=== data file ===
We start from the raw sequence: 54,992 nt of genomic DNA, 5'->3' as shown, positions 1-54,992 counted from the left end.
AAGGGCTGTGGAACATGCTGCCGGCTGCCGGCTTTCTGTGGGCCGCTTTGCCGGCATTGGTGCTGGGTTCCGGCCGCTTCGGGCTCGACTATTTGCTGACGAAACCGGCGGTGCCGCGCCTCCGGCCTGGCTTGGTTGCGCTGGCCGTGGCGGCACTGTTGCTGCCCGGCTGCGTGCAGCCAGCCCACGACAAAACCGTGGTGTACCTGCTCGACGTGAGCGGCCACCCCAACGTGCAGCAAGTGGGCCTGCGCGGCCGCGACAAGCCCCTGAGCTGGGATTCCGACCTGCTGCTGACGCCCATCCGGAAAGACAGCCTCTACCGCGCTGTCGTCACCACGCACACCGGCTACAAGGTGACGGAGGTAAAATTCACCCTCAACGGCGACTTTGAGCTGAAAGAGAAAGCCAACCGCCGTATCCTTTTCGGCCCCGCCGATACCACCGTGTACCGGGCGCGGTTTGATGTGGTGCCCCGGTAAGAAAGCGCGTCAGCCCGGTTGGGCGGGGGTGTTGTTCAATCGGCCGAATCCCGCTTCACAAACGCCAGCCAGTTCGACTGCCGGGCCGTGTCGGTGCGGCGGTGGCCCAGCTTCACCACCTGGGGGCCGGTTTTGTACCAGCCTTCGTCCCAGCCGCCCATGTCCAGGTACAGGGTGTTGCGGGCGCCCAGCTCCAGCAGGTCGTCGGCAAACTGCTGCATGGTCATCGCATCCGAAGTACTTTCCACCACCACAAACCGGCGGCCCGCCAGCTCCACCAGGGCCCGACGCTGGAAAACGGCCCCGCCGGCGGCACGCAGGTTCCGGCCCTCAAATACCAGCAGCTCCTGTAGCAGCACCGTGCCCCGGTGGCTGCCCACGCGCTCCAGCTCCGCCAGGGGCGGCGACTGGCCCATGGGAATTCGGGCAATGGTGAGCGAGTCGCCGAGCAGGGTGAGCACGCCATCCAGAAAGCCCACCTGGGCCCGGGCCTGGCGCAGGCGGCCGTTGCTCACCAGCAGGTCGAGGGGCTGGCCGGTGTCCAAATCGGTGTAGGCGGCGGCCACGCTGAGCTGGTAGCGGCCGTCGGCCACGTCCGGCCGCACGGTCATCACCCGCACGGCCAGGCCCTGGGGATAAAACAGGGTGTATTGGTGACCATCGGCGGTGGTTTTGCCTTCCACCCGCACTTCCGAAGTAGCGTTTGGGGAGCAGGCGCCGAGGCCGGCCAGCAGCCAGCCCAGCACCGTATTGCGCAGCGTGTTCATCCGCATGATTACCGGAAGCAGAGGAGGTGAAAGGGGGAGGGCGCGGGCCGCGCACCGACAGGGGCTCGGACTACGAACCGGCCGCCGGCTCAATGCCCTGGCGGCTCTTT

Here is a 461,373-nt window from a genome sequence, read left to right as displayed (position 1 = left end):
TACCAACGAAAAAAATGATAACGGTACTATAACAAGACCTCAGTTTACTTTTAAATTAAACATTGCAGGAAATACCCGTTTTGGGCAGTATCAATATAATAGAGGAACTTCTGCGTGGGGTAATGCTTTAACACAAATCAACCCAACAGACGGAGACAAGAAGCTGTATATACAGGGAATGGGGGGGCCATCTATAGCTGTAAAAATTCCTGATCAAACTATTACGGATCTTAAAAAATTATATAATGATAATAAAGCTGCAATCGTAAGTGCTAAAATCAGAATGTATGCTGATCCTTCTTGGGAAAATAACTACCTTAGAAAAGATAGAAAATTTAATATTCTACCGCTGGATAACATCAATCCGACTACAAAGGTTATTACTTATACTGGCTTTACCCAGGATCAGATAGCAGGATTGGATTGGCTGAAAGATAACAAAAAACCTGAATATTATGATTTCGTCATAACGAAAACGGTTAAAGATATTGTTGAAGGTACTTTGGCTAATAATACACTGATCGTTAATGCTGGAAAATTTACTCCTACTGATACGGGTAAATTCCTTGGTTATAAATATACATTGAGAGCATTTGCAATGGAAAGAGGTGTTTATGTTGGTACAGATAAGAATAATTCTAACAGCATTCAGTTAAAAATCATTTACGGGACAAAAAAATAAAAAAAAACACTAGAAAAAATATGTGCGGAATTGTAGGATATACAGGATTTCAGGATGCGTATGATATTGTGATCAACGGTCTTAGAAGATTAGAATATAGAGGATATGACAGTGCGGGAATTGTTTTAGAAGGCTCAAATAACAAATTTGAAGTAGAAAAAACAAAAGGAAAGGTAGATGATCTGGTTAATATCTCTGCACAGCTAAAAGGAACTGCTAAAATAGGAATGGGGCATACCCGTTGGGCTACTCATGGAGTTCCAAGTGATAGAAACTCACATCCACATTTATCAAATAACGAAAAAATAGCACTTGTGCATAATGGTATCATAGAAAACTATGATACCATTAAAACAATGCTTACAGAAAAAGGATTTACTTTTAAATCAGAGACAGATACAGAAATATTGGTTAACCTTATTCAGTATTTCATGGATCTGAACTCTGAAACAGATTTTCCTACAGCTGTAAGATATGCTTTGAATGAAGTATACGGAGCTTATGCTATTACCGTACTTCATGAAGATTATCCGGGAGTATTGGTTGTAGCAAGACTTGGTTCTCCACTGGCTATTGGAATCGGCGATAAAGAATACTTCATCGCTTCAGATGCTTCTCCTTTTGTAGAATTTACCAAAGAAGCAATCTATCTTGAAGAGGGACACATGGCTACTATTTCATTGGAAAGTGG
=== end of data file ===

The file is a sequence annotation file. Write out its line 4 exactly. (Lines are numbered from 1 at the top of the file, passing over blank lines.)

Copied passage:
TACCAACGAAAAAAATGATAACGGTACTATAACAAGACCTCAGTTTACTTTTAAATTAAACATTGCAGGAAATACCCGTTTTGGGCAGTATCAATATAATAGAGGAACTTCTGCGTGGGGTAATGCTTTAACACAAATCAACCCAACAGACGGAGACAAGAAGCTGTATATACAGGGAATGGGGGGGCCATCTATAGCTGTAAAAATTCCTGATCAAACTATTACGGATCTTAAAAAATTATATAATGATAATAAAGCTGCAATCGTAAGTGCTAAAATCAGAATGTATGCTGATCCTTCTTGGGAAAATAACTACCTTAGAAAAGATAGAAAATTTAATATTCTACCGCTGGATAACATCAATCCGACTACAAAGGTTATTACTTATACTGGCTTTACCCAGGATCAGATAGCAGGATTGGATTGGCTGAAAGATAACAAAAAACCTGAATATTATGATTTCGTCATAACGAAAACGGTTAAAGATATTGTTGAAGGTACTTTGGCTAATAATACACTGATCGTTAATGCTGGAAAATTTACTCCTACTGATACGGGTAAATTCCTTGGTTATAAATATACATTGAGAGCATTTGCAATGGAAAGAGGTGTTTATGTTGGTACAGATAAGAATAATTCTAACAGCATTCAGTTAAAAATCATTTACGGGACAAAAAAATAAAAAAAAACACTAGAAAAAATATGTGCGGAATTGTAGGATATACAGGATTTCAGGATGCGTATGATATTGTGATCAACGGTCTTAGAAGATTAGAATATAGAGGATATGACAGTGCGGGAATTGTTTTAGAAGGCTCAAATAACAAATTTGAAGTAGAAAAAACAAAAGGAAAGGTAGATGATCTGGTTAATATCTCTGCACAGCTAAAAGGAACTGCTAAAATAGGAATGGGGCATACCCGTTGGGCTACTCATGGAGTTCCAAGTGATAGAAACTCACATCCACATTTATCAAATAACGAAAAAATAGCACTTGTGCATAATGGTATCATAGAAAACTATGATACCATTAAAACAATGCTTACAGAAAAAGGATTTACTTTTAAATCAGAGACAGATACAGAAATATTGGTTAACCTTATTCAGTATTTCATGGATCTGAACTCTGAAACAGATTTTCCTACAGCTGTAAGATATGCTTTGAATGAAGTATACGGAGCTTATGCTATTACCGTACTTCATGAAGATTATCCGGGAGTATTGGTTGTAGCAAGACTTGGTTCTCCACTGGCTATTGGAATCGGCGATAAAGAATACTTCATCGCTTCAGATGCTTCTCCTTTTGTAGAATTTACCAAAGAAGCAATCTATCTTGAAGAGGGACACATGGCTACTATTTCATTGGAAAGTGG